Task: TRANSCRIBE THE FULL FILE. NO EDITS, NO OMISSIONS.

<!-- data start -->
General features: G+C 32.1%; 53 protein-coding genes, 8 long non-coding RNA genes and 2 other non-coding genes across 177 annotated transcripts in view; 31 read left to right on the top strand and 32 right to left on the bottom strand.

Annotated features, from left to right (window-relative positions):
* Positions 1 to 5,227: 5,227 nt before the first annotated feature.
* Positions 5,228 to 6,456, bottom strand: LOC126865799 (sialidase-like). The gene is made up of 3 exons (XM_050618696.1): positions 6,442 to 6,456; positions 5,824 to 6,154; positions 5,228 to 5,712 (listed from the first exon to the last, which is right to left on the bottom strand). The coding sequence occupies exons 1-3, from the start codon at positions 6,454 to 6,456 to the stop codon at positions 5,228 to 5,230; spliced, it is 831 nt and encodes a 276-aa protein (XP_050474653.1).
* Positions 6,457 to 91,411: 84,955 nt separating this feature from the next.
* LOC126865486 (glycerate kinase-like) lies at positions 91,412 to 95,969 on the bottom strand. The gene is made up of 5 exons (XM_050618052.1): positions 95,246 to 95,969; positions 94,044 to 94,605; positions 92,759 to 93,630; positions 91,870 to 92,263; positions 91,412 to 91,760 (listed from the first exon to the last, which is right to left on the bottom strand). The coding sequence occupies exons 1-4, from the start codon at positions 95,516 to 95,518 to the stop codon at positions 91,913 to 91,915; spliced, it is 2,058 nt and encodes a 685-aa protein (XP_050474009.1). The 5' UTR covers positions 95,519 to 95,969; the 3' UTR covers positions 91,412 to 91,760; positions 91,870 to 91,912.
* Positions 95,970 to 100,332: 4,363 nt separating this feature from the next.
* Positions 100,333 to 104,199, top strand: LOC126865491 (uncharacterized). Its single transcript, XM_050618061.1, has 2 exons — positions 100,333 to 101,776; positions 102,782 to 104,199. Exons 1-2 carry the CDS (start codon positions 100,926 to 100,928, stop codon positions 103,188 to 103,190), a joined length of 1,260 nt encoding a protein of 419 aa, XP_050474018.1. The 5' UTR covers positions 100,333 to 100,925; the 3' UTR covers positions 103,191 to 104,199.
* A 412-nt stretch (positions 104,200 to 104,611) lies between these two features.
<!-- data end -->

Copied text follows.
General features: G+C 32.1%; 53 protein-coding genes, 8 long non-coding RNA genes and 2 other non-coding genes across 177 annotated transcripts in view; 31 read left to right on the top strand and 32 right to left on the bottom strand.

Annotated features, from left to right (window-relative positions):
* Positions 1 to 5,227: 5,227 nt before the first annotated feature.
* Positions 5,228 to 6,456, bottom strand: LOC126865799 (sialidase-like). The gene is made up of 3 exons (XM_050618696.1): positions 6,442 to 6,456; positions 5,824 to 6,154; positions 5,228 to 5,712 (listed from the first exon to the last, which is right to left on the bottom strand). The coding sequence occupies exons 1-3, from the start codon at positions 6,454 to 6,456 to the stop codon at positions 5,228 to 5,230; spliced, it is 831 nt and encodes a 276-aa protein (XP_050474653.1).
* Positions 6,457 to 91,411: 84,955 nt separating this feature from the next.
* LOC126865486 (glycerate kinase-like) lies at positions 91,412 to 95,969 on the bottom strand. The gene is made up of 5 exons (XM_050618052.1): positions 95,246 to 95,969; positions 94,044 to 94,605; positions 92,759 to 93,630; positions 91,870 to 92,263; positions 91,412 to 91,760 (listed from the first exon to the last, which is right to left on the bottom strand). The coding sequence occupies exons 1-4, from the start codon at positions 95,516 to 95,518 to the stop codon at positions 91,913 to 91,915; spliced, it is 2,058 nt and encodes a 685-aa protein (XP_050474009.1). The 5' UTR covers positions 95,519 to 95,969; the 3' UTR covers positions 91,412 to 91,760; positions 91,870 to 91,912.
* Positions 95,970 to 100,332: 4,363 nt separating this feature from the next.
* Positions 100,333 to 104,199, top strand: LOC126865491 (uncharacterized). Its single transcript, XM_050618061.1, has 2 exons — positions 100,333 to 101,776; positions 102,782 to 104,199. Exons 1-2 carry the CDS (start codon positions 100,926 to 100,928, stop codon positions 103,188 to 103,190), a joined length of 1,260 nt encoding a protein of 419 aa, XP_050474018.1. The 5' UTR covers positions 100,333 to 100,925; the 3' UTR covers positions 103,191 to 104,199.
* A 412-nt stretch (positions 104,200 to 104,611) lies between these two features.